Lakeland Regional Medical Center

(863) 687-1100

Lakeland Regional Cancer Center
Lakeland Regional Cancer Center
Lakeland Regional Cancer Center

Print Page

Incontinence

Urinary Incontinence and Voiding Dysfunction:

Men and women may experience problems with bladder control after cancer treatment or as a result of many benign conditions.  Urinary incontinence is the involuntary loss of bladder control (wetting) that can be very debilitating.  We offer urodynamic testing for bladder problems as part of our evaluation for bladder dysfunction.  Treatment for these conditions may include medication, posterior Tibial nerve stimulation, and botox bladder injections.  We offer mid urethral slings and pelvic prolapse surgery for women, and the artificial urinary sphincter and male slings for selected men with severe incontinence.

TREATMENT OPTIONS FOR MEN —

Artificial Sphincter:

An artificial sphincter keeps the urethra closed until the patient is ready to urinate. It helps patients who have incontinence because of weakened sphincter muscles or nerve damage that interferes with muscle function.

Male Sling:

With a male sling, a support is created for the urethra by wrapping a strip of material around the urethra and attaching the ends to the pelvic bone. It keeps constant pressure on the urethra, ensuring it doesn’t open until the patient is consciously ready.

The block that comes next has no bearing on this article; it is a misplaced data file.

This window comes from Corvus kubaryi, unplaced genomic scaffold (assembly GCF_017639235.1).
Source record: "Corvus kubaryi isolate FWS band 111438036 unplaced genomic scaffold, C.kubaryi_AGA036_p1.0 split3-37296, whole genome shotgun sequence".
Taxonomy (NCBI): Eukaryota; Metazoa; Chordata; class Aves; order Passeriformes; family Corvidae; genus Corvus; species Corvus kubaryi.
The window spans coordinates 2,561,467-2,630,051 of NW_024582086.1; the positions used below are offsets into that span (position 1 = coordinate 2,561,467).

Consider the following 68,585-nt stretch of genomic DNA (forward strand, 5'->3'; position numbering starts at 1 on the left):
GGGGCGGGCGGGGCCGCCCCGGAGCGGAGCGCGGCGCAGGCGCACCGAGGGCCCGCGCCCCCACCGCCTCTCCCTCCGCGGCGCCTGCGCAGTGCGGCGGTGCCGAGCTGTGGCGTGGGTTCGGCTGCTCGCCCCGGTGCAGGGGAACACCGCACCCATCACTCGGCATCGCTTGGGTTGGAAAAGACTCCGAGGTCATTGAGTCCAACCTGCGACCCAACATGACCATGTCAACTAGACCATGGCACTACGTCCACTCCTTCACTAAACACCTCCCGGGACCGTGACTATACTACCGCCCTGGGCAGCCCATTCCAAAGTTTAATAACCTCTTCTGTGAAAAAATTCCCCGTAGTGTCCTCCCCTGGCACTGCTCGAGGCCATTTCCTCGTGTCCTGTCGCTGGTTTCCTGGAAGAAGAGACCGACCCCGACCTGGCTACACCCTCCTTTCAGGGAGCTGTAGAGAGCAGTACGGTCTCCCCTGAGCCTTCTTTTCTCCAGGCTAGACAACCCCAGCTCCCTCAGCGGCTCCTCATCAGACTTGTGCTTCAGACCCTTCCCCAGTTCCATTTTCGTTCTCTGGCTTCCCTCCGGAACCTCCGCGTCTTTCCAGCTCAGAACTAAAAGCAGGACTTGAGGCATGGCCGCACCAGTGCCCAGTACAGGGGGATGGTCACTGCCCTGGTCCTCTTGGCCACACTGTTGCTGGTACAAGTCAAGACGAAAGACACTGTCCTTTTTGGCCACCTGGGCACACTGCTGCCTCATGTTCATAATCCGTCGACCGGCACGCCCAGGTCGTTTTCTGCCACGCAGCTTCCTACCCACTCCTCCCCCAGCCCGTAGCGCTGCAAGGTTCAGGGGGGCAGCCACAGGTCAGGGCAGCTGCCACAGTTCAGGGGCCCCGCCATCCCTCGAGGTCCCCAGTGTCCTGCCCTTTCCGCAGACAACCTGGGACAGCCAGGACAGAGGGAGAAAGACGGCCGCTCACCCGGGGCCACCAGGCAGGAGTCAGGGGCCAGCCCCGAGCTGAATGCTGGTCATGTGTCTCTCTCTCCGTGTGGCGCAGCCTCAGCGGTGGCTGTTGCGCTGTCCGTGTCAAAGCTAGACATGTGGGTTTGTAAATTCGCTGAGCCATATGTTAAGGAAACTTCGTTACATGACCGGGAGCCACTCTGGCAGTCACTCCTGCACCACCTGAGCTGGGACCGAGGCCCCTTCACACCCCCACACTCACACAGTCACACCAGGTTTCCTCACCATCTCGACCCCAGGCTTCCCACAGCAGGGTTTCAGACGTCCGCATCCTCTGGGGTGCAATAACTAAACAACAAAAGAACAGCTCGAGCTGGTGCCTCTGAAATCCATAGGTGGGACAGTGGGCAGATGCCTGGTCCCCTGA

Urinary Diversion:

In a urinary diversion, the surgeon creates a reservoir by removing a piece of the small intestine and directing the ureters to the reservoir. An opening is then created in the lower abdomen where the urine can be drained through a catheter. Urinary diversion is a procedure unique to our area, as it is very complex and few surgeons have the capabilities to perform it.

TREATMENT OPTIONS FOR WOMEN —

Retropubic Suspension:

Retropubic suspension uses sutures to support the bladder neck, securing it to strong ligaments within the pelvis that support the urethral sphincter.

Sling:

A sling uses a strip of tissue to cradle the bladder neck. The sling is attached to either the pubic bone or just above.

© 2014 Lakeland Regional Medical Center